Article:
Higher education gets biggest gift in China’s history

A sod-turning ceremony at Tsinghua University in Beijing last Thursday marked the future location of Schwarzman College, a state-of-the-art residential institute designed specifically for the new Schwarzman Scholars programme. The event was recorded as the largest ever internationally funded philanthropic effort in China’s history.

Philanthropist Stephen A Schwarzman – chair, CEO and co-founder of Blackstone, an alternative asset management company – said at the ceremony that US$260 million (¥1.6 billion) had been raised for Schwarzman Scholars, the elite international scholarship programme announced in April this year.

The programme was inspired by the Rhodes Scholarship, and designed for a 21st century world that will require future world leaders to have a deeper understanding of China, according to a press statement.

The scholars will be housed at Tsinghua University, one of China’s oldest and most respected institutions, which among other things is dedicated to interaction between Chinese and Western cultures.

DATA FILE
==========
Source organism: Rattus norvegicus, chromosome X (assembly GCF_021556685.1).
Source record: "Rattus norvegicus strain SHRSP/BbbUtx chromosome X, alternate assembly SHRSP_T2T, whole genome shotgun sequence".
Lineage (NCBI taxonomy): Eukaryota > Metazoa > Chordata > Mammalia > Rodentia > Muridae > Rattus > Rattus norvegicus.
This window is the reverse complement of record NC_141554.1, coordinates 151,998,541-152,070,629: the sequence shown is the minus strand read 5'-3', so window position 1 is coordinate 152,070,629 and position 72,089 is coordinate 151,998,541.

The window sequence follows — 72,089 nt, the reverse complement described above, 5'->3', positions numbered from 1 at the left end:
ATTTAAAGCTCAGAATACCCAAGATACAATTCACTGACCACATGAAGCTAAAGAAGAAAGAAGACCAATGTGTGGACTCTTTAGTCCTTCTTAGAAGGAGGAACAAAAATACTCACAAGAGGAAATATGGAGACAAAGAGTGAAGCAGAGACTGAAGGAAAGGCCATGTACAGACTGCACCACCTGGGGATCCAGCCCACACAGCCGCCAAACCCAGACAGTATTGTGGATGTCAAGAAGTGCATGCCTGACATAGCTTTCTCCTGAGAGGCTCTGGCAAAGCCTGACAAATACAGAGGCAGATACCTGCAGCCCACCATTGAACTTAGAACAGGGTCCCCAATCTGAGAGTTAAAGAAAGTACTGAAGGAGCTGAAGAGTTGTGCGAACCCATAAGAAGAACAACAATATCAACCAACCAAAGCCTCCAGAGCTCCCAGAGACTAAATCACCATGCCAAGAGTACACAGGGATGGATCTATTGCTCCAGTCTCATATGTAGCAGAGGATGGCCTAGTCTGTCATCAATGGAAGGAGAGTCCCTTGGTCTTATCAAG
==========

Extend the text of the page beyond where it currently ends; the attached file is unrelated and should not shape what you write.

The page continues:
Schwarzman personally contributed US$100 million and is spearheading a campaign to raise an additional US$200 million from private sources to endow the scholarship programme in perpetuity.

This will support 200 scholars annually, mostly from America but also from China and around the world, for a one-year masters at Tsinghua University in one of the following disciplines: public policy, international relations, economics and business and, later, engineering.

It is hoped that construction of Schwarzman College will be completed in the spring of 2016, although admissions will open in 2015.

Selected students will live in Beijing for the year of study and cultural immersion, attending lectures, travelling and developing a better understanding of China.

Schwarzman announced in April that the programme would be founded and endowed with US$300 million, making it the largest charitable effort in China’s history, with funds coming largely from outside the country.

Within 12 months he has almost attained that goal, with US$260 million raised for start-up expenses, construction costs and to endow the programme.

This includes Schwarzman’s US$100 million personal gift and US$100 million in pledged funding from private donors announced in April. He and Tsinghua University have succeeded in raising another US$60 million in pledged funding over the past six months.

“Breaking ground on Schwarzman College and surpassing our fundraising expectations is an important milestone and speaks volumes about the positive international response to the programme,” he said. “The steps we have taken over the past six months have set Schwarzman Scholars on a sound footing figuratively, financially and programmatically.

“My vision for these students is to help educate a future class of leaders who will advance relationships of mutual respect between the West and China, reducing tensions and leading to a new era of mutual prosperity.”